One of the great benefits of working on campus at Southwestern Seminary is that I get to interact with various professors outside of the standard classroom setting. Indeed, it has been my experience that the conversations that take place in the hallways are often the most beneficial. After a recent conversation regarding the Incarnation, it was suggested that I read Athanasius’ On the Incarnation.
Within days of reading Athanasius’ work, I was given the opportunity to lecture on the union of the two natures of Christ. In that lecture, my goal was not only to teach the truth of this doctrine, but also to help the students realize its profound importance. The Incarnation is not an abstract, arbitrary discussion akin to the number of angels dancing on the the point of a pencil. The Incarnation is the hope of man. Our very salvation hinges on the Incarnation.
Below is an excerpt shared with the class.
The Saviour of us all, the Word of God, in His great love took to Himself a body and moved as Man among men, meeting their senses, so to speak, half way. he became Himself an object for the senses, so that those who were seeking God in sensible things might apprehend the Father through the works which He, the Word of God, did in the body. Human and human-minded as men were, therefore, to whichever side they looked in the sensible world they found themselves taught the truth. Were they awe-stricken by creation? They beheld it confessing Christ as Lord. Did their minds tend to regard men as Gods? The uniqueness of the Saviour’s works marked Him, alone of men, as Son of God. Were they drawn to evil spirits? They saw them driven out by the Lord and learned that the evil spirits were not gods at all. Were they inclined to hero-worship and the cult of the dead? Then the fact that the Saviour had risen from the dead showed them how false these other deities were, and that the Word of the Father is the one true Lord, the Lord even of death. For this reason was He both born and manifested as Man, for this he died and rose, in order that, eclipsing by His works all other human deeds, He might recall men from all the paths of error to know the Father.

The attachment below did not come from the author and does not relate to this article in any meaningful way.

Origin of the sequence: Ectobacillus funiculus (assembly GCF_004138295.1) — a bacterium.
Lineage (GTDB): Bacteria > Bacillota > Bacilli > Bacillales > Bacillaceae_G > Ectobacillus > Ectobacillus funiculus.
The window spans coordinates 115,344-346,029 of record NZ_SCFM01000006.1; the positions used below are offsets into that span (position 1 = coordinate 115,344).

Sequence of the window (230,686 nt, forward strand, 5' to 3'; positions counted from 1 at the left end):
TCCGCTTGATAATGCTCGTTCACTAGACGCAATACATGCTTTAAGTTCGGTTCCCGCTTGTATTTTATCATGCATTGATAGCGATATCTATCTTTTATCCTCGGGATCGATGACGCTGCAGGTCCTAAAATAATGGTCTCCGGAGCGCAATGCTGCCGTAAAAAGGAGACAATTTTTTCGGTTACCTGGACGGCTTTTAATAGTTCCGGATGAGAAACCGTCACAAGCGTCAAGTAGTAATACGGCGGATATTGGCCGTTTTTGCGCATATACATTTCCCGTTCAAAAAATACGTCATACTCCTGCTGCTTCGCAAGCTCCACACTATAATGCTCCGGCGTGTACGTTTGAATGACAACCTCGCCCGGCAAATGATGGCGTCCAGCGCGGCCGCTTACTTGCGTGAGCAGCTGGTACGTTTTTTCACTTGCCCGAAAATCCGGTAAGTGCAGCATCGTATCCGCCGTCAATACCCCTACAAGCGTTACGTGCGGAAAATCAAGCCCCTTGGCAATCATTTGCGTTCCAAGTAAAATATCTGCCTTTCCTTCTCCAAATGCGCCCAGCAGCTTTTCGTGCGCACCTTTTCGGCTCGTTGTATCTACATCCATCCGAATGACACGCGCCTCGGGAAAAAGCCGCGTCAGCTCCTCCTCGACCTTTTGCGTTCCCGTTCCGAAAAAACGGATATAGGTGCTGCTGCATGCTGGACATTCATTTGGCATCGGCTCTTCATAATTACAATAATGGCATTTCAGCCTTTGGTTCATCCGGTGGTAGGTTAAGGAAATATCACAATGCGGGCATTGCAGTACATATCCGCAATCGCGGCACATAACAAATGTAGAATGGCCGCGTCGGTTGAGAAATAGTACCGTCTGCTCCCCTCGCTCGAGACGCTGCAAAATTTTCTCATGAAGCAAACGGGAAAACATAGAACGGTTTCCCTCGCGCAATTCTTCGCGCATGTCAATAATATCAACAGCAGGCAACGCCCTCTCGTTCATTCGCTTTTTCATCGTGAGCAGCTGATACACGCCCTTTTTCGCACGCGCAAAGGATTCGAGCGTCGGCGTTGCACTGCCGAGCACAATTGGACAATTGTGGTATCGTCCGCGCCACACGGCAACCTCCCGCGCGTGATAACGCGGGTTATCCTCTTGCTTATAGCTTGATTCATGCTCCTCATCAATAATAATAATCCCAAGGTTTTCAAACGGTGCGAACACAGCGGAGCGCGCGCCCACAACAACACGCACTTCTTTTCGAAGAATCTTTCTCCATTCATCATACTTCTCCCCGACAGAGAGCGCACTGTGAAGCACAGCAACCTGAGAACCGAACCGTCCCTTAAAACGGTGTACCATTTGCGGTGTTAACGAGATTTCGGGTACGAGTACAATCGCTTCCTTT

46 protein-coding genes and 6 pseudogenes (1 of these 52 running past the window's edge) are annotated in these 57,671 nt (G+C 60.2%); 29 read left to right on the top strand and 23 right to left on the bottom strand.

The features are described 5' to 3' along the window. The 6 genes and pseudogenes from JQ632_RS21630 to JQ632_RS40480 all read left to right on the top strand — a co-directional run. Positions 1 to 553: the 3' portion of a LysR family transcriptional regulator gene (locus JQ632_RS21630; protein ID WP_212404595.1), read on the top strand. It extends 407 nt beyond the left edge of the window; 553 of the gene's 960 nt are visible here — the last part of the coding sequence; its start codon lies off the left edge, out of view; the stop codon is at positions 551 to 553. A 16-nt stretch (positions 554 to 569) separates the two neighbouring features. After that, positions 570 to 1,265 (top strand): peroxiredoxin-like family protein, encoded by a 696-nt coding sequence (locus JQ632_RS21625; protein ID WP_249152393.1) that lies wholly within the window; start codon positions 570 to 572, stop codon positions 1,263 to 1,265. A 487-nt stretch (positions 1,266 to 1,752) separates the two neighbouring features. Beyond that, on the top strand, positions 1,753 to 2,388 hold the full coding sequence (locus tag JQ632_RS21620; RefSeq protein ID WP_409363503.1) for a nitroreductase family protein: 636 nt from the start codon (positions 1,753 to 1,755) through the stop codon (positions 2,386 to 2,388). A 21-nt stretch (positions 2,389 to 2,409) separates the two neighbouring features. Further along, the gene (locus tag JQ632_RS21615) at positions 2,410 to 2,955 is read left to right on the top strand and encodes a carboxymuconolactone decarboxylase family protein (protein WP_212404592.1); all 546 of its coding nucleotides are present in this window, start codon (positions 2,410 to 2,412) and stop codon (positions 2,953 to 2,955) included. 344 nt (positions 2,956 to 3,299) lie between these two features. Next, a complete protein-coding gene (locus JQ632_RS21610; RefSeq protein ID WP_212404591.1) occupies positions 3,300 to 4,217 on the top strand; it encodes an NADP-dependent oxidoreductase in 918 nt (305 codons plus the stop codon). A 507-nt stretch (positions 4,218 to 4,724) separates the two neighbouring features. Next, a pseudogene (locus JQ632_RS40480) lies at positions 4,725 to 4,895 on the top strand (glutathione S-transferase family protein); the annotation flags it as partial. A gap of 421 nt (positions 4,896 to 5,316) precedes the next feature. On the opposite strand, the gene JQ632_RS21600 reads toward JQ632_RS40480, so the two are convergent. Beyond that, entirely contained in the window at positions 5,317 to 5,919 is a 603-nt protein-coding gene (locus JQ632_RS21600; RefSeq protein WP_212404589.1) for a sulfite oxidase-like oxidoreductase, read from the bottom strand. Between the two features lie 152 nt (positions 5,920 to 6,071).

St Athanasius, On the Incarnation